I interrupt this series of posts about murals to (a) apologize and (b) vent a little.
The apology is necessary because I have no idea how my posts appear on your electronic device but I’m pretty sure my last couple of posts were a bit haphazard, graphically speaking. They looked more-or-less OK to me before I hit “Publish” but when I looked back a day later I found that images were not where I thought I had put them.
So, if you were hoping for a high level of layout quality, I have let you down. My excuse is that I was trying out WordPress’s new block editor (formerly called Gutenberg) and having only limited success. Which brings me to (b).
For about eighteen months now, WordPress has been cajoling its users to try out the new block editor. I did that, didn’t like it, and kept on using the original (now called classic) editor. Recently, though, they started telling me that they were switching over to the new block editor on June 1st come hell or high water. Accordingly, I have been trying to get to know it better.
The trouble I have had is, first, I like to insert images into my posts and sometimes to wrap the text around them. I can’t figure out how to do that with the new system, and it is harder to centre the images on the page than it used to be.
Also, my most recent post was about two French-Canadians and the text required accents on some of the letters. In the past, accents were included among the special characters easily available on the editing menu. With the new block editor, special characters are only available if you get a special plugin.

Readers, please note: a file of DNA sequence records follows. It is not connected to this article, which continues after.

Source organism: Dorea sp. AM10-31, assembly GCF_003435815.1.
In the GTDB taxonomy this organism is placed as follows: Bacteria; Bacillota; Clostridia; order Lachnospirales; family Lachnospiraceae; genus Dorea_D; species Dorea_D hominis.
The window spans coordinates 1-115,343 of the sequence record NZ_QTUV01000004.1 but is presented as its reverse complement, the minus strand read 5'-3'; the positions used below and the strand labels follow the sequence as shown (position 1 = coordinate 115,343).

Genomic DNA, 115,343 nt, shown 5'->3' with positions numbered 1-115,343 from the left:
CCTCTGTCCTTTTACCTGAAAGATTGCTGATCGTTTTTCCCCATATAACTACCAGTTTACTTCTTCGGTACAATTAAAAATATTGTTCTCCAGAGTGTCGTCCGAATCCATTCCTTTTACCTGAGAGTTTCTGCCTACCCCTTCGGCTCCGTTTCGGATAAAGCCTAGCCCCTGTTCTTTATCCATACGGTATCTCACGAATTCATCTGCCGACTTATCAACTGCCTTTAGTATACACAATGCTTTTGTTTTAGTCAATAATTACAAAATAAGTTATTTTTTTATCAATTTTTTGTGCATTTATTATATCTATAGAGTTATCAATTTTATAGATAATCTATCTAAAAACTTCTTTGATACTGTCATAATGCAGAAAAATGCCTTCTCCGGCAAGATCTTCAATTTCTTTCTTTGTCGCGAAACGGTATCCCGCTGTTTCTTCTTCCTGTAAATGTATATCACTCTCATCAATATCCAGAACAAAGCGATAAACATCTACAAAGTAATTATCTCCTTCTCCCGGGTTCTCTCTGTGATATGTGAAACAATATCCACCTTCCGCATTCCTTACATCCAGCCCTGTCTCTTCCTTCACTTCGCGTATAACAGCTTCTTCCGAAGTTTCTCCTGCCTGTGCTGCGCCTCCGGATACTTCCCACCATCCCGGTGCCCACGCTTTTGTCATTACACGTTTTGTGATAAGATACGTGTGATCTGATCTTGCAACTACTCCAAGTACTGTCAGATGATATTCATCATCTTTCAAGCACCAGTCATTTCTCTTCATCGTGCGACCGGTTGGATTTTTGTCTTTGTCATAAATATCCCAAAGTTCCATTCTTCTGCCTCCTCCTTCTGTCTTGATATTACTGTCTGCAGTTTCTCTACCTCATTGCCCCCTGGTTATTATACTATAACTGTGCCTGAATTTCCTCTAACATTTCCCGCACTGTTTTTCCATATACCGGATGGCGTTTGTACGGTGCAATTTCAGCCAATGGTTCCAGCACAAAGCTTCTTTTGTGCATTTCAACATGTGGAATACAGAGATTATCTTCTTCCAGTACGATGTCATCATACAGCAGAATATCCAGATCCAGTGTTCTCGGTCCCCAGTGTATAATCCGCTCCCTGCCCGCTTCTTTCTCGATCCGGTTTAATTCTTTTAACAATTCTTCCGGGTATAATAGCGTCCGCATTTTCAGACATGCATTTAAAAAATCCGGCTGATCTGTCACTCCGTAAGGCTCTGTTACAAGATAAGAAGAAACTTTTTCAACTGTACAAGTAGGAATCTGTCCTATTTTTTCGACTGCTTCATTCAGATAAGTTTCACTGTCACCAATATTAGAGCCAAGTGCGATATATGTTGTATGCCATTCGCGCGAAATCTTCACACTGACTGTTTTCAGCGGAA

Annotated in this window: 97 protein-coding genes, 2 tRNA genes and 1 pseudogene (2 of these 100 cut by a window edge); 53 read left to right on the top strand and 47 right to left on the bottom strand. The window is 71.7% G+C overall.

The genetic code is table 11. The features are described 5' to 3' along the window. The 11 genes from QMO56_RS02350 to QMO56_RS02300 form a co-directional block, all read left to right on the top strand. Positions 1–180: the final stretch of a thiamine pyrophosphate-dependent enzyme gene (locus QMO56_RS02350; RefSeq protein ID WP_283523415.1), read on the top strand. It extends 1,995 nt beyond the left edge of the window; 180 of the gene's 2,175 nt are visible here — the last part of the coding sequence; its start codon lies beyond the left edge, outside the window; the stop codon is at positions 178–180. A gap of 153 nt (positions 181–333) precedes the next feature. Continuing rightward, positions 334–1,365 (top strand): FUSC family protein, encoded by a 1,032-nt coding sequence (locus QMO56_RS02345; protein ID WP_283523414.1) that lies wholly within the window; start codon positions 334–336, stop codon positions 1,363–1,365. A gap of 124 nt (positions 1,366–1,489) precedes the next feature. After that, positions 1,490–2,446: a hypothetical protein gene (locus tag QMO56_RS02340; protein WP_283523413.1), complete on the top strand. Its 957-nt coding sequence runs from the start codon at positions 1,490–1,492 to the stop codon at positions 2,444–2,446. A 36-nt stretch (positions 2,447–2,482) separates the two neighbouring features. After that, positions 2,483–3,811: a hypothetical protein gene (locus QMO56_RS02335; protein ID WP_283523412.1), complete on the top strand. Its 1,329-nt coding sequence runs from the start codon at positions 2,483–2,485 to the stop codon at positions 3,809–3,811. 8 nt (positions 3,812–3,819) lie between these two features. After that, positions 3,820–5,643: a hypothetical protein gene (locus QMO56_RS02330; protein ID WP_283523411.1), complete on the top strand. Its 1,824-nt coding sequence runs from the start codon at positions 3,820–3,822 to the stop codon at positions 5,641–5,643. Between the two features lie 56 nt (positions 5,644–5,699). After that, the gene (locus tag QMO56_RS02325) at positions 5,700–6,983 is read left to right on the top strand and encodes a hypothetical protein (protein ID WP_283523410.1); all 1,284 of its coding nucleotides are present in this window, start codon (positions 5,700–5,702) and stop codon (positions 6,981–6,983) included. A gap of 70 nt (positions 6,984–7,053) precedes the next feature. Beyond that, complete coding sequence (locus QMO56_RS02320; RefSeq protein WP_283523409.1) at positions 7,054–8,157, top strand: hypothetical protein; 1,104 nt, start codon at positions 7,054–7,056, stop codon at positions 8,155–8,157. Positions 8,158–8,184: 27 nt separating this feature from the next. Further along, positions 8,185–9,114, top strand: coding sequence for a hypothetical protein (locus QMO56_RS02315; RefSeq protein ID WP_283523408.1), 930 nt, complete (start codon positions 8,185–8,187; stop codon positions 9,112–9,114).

“OK”, I thought. “I’ll get the plugin.” I duly downloaded it but when I tried to upload to my WordPress account I found that I couldn’t do that. Only users with the Business Plan are able to use plugins. I have the Premium Plan which costs $10 a month. The Business Plan costs $30 a month.
Forgive my cynicism, but I suspect that at least one of the reasons for the new block editor is to encourage more people to buy the Business Plan.
I have written a couple of emails to WordPress support staff and the response was to show me how to go back to using the classic editor. That is confusing to me because I thought it was being phased out. Even if they keep it, I doubt it will have ongoing updates and support when they really want us to use the new editor.
When I went to Google and typed in “Does anyone actually like WordPress’s block editor?” I found a number of sites providing information, insights, and workarounds. The workarounds all require the use of plugins, and so they don’t resolve my problem. I did, however, take solace in knowing that there are other people out there as frustrated as I am.
This post was written using the classic editor. Long may it live.